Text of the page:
“Mein iss sawal ka jawab dena zuroori nahi samajhta, (I don’t think it’s necessary to answer this question),” then IJI leader Nawaz Sharif snapped in response to my question of whether the newly formed alliance to stop Benazir Bhutto’s PPP ahead of the November 1988 elections was the handiwork of ISI and Lt-Gen Hamid Gul.
I vividly recall that afternoon at Jamaat-i-Islami naib amir Prof Ghafoor Ahmad’s Karachi residence in the run-up to the polls after a plane crash killed the dictator Gen Ziaul Haq and several of his close associates.
Given that Mr Sharif’s entire political career till then had been shaped by one general or the other it was not an unreasonable question which was based on news reports at the time. But it irked the young leader from Punjab and, as he answered, the colour started to rise in his cheeks.
That was then. Today, the thrice-elected former prime minister is fighting a battle with multiple life-threatening illnesses — difficult to say in what measure due to the pathetic treatment and political vendetta he was subjected to in prison. The man handpicked by the military strongman as a key potential civilian partner in the early 1980s now seems to have become the bane of the existence of the very forces that once proudly co-opted him as the civilian facade of the era.
Nawaz Sharif’s nearly 40-year political career comprises many phases. He and his family owed a debt to Gen Zia who returned to them their nationalised iron and steel works, the Ittefaq Foundry, and propelled him into politics.
A man who tried to assert civilian supremacy is fighting an uphill battle for his life.
All through the 1980s and early 1990s, the enterprising Sharifs amassed wealth — not clear how much on account of the patronage extended by the military but enough; that is where some of their present woes may well be rooted. Of course, it was not an issue while they were onside.
For those who play ball, as the Chaudhries of Gujrat have, it is never an issue. Does anyone even remember the cooperatives scandal in Punjab where the entire life’s savings of hundreds of thousands of poor peasants were wiped out, and who was the major beneficiary? The favourites have long been patronised via plots and permits, via well-timed and perfectly tweaked SROs, and last but not the least via loans given and written off by nationalised banks. It was the cornerstone of Zia’s partyless politics. (Musharraf was no different once he acquired ambitions of being a semi-civilian leader.)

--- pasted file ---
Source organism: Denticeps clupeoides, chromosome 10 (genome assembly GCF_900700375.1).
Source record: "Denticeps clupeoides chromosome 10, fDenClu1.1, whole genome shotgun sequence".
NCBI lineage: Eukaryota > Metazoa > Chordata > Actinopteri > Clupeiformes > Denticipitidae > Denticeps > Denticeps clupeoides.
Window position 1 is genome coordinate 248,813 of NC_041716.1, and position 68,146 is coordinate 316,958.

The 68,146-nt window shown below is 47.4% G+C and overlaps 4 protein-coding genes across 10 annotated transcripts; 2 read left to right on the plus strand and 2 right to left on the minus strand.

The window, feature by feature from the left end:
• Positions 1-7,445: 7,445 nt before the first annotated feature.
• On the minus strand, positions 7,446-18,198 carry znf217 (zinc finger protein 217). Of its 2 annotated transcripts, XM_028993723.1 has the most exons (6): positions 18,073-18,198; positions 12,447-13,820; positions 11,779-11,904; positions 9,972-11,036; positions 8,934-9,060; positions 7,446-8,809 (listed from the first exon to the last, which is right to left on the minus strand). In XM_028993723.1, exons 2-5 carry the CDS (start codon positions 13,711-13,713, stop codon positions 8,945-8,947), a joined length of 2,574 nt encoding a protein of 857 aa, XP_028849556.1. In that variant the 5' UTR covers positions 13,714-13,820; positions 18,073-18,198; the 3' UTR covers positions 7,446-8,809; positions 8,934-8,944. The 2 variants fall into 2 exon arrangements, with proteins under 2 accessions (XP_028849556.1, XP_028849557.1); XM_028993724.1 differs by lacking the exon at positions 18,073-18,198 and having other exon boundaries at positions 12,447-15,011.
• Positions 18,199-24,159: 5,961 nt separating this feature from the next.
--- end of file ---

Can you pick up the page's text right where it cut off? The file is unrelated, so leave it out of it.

The game continued in the late 1980s to 1999 with a civilian leader ie Nawaz Sharif, siding with the military or its nominee the president, to move the PPP out of the way. In its stints in office the PPP tried to pay back in the same coin. Political vendettas became the order of the day as power changed hands between the two.
Post-1997 polls, Sharif seemed to have got the notion he could well be the real deal and attempted to accumulate all powers in his own person and proclaim himself ‘amirul momineen’. His attempt was made easy by a PPP that was so tainted by corruption charges that it was down and out.
But he miscalculated and was overthrown by Gen Musharraf. Sharif was imprisoned, sentenced and then exiled. Belonging to a tightly knit family, where the patriarch called the shots, and losing his father and not being able to attend his funeral was perhaps a big shock.
This is where he seems to have come of age and signed the Charter of Democracy with Benazir Bhutto to obviate past follies. When Benazir Bhutto was assassinated in a bomb attack in 2007, he rushed to the Rawalpindi hospital where the PPP leader was taken in a futile attempt to save her life. The archrival and nemesis through the 1980s and 1990s was now mourning with, and consoling, PPP jiyalas on that cold December evening. He appeared shattered, as the colour drained from his face. Many jiyalas clung to him and cried on his shoulder.
Where his last stint in power that ended in 1999 was marked by his attempts to place all powers in his own hands and treat political opponents with contempt, when he became prime minister in 2013 he appeared a new man. He readily handed over the KP government to the PTI, the largest single party there, when his own PML-N could have formed a coalition and, like the PPP, let the media operate with freedom as it should in democratic societies.
But his party’s rejection of the PPP suggestion to curtail the wide, sweeping, almost unaccountable, powers given to the National Accountability Bureau continues to haunt him and his immediate family as it does other politicians of his party and PPP leaders. Even then, it would be naïve to assume other means were not there to hound the opposition. Once a politician, even if a former prime minister three times over or president, steps out of line with the powers that be their days are numbered.
It would also be naïve to believe that a seasoned civilian politician can be beaten in instinct and foresight by even powerful wannabes. In October 2016, anticipating the challenges that were going to stare Pakistan in the face, Sharif called a meeting with the army and ISI chief.
The meeting was briefed by Foreign Office experts on our growing isolation due to the country’s support to militant groups. The prime minister directed the officials present to deal with the situation as top priority but when the news appeared in the media all hell broke loose. A visibly upset establishment took it as an affront; what followed is a matter of record but nobody is willing to acknowledge they got it wrong even with the FATF blacklisting threat hanging over our heads.
A man who tried to assert civilian supremacy is fighting an uphill battle for his life. One can only wish him health and a speedy recovery. It is earnestly hoped that the rulers begin to realise the ramifications of giving Punjab its own Bhutto.
The writer is a former editor of Dawn.
Published in Dawn, October 27th, 2019